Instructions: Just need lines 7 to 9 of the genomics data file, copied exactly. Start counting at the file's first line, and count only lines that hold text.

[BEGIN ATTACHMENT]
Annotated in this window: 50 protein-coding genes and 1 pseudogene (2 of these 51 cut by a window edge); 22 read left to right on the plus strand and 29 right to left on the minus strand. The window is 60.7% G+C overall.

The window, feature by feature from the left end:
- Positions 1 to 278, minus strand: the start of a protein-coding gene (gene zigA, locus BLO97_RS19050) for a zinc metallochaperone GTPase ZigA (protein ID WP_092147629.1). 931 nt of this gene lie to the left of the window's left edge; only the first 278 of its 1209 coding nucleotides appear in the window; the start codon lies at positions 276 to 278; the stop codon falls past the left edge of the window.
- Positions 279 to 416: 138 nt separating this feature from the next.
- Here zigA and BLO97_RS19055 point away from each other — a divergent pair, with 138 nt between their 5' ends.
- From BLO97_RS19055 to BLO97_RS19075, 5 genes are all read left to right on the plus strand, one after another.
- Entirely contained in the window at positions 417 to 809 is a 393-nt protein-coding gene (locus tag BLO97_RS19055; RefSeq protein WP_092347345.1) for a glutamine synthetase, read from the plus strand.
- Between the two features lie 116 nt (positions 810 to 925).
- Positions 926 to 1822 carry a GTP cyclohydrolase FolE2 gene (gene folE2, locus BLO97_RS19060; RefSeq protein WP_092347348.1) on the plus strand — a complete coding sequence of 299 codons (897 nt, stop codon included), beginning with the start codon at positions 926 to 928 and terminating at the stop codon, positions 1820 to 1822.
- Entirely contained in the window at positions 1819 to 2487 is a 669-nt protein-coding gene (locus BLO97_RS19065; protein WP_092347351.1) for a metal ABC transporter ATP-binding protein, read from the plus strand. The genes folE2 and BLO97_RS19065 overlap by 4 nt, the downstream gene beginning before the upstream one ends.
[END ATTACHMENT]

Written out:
- Entirely contained in the window at positions 417 to 809 is a 393-nt protein-coding gene (locus tag BLO97_RS19055; RefSeq protein WP_092347345.1) for a glutamine synthetase, read from the plus strand.
- Between the two features lie 116 nt (positions 810 to 925).
- Positions 926 to 1822 carry a GTP cyclohydrolase FolE2 gene (gene folE2, locus BLO97_RS19060; RefSeq protein WP_092347348.1) on the plus strand — a complete coding sequence of 299 codons (897 nt, stop codon included), beginning with the start codon at positions 926 to 928 and terminating at the stop codon, positions 1820 to 1822.